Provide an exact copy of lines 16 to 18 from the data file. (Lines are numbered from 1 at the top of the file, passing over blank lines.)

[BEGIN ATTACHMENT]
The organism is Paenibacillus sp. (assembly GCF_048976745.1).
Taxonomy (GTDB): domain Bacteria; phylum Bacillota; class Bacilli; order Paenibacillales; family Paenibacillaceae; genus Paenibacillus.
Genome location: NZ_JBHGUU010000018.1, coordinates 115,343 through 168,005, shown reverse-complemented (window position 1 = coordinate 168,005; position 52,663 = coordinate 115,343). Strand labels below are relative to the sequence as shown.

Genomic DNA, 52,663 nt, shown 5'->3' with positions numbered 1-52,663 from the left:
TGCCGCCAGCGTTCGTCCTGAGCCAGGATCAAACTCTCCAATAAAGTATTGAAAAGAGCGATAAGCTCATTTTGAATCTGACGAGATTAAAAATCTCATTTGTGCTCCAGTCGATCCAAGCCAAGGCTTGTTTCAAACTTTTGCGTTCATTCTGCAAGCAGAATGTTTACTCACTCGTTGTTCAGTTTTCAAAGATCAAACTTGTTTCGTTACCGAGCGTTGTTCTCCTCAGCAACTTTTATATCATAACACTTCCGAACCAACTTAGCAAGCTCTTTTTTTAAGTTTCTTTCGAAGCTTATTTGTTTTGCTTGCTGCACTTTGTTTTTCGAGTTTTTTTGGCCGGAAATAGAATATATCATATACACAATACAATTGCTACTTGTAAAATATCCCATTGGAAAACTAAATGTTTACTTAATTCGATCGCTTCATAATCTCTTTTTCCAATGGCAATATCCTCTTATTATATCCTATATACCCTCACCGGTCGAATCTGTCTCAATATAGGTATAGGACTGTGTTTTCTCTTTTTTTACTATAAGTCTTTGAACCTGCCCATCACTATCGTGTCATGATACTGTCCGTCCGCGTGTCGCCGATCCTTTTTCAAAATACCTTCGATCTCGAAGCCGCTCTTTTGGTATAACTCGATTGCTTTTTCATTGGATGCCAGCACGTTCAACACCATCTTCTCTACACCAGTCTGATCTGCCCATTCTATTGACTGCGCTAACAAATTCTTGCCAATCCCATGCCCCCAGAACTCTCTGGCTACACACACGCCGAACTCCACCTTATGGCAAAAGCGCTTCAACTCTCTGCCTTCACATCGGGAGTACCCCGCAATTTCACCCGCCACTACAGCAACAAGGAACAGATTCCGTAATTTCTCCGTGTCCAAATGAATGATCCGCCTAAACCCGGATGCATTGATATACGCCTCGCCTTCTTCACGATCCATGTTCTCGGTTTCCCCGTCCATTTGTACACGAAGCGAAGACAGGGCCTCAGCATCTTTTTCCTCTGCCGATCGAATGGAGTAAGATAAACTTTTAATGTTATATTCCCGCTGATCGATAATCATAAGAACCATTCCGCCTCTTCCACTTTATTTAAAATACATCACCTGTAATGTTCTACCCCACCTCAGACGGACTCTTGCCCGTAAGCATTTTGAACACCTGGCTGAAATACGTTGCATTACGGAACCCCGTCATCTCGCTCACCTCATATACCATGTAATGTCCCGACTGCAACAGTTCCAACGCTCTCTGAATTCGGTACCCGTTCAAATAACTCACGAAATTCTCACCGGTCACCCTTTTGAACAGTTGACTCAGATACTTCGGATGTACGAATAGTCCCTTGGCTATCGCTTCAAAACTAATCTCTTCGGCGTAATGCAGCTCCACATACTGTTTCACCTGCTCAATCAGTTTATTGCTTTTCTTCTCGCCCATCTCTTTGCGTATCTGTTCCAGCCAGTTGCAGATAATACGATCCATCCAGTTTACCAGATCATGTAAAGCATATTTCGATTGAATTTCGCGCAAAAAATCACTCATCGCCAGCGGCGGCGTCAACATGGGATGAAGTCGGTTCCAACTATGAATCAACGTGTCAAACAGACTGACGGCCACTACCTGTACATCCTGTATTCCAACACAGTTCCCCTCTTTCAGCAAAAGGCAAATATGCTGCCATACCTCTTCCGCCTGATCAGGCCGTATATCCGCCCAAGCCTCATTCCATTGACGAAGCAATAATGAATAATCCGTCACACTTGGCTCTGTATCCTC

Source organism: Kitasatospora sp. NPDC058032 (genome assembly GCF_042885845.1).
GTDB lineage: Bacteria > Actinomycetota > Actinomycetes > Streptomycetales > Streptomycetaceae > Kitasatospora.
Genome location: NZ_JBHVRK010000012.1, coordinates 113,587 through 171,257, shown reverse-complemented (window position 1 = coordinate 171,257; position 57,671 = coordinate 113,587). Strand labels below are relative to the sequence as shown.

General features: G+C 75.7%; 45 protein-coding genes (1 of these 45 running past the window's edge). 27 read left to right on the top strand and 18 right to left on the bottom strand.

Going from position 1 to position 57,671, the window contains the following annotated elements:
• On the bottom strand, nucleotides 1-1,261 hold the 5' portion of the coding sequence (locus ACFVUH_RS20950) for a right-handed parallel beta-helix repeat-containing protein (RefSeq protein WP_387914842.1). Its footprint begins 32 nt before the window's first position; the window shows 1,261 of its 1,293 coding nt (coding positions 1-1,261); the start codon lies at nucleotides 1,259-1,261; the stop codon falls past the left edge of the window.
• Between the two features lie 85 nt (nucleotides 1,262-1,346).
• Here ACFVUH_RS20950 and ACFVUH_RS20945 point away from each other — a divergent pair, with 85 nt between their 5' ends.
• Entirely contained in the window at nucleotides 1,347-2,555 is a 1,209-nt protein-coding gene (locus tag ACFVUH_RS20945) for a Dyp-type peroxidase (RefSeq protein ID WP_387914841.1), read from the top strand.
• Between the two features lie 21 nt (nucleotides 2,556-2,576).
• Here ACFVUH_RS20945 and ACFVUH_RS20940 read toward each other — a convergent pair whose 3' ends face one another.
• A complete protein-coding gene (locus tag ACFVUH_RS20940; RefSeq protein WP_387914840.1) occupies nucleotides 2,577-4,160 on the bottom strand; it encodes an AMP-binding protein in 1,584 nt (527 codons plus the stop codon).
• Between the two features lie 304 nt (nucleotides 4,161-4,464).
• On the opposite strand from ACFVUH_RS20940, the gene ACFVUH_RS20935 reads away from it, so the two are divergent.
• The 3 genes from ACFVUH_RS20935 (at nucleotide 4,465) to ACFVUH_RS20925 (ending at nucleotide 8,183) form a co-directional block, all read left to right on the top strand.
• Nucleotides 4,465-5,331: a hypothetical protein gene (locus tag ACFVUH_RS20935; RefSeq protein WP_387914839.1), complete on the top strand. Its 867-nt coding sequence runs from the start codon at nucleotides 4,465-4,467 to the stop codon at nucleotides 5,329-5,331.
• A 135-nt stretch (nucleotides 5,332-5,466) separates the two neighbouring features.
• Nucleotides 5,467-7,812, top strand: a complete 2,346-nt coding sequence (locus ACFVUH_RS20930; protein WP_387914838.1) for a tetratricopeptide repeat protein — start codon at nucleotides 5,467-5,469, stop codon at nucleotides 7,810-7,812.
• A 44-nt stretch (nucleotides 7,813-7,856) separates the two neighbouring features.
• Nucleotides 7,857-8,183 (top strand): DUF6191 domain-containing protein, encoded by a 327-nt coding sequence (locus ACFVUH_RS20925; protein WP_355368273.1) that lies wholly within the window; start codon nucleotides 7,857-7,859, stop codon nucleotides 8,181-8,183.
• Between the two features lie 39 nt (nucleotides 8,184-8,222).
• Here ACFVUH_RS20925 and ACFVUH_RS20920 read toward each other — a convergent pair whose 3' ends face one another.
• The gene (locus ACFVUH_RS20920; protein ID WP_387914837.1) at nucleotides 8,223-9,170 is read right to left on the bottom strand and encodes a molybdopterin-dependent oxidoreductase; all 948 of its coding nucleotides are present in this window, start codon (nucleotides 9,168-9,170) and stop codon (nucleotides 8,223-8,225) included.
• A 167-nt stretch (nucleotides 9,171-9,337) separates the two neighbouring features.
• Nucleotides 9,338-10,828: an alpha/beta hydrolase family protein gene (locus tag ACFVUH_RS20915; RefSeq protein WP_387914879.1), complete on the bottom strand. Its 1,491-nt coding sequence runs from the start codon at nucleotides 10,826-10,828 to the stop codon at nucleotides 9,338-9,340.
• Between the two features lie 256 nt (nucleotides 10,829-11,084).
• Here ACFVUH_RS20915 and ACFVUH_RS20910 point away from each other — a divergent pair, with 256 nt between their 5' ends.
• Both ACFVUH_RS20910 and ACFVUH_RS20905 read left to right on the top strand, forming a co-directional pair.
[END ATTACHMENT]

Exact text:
• Here ACFVUH_RS20945 and ACFVUH_RS20940 read toward each other — a convergent pair whose 3' ends face one another.
• A complete protein-coding gene (locus tag ACFVUH_RS20940; RefSeq protein WP_387914840.1) occupies nucleotides 2,577-4,160 on the bottom strand; it encodes an AMP-binding protein in 1,584 nt (527 codons plus the stop codon).
• Between the two features lie 304 nt (nucleotides 4,161-4,464).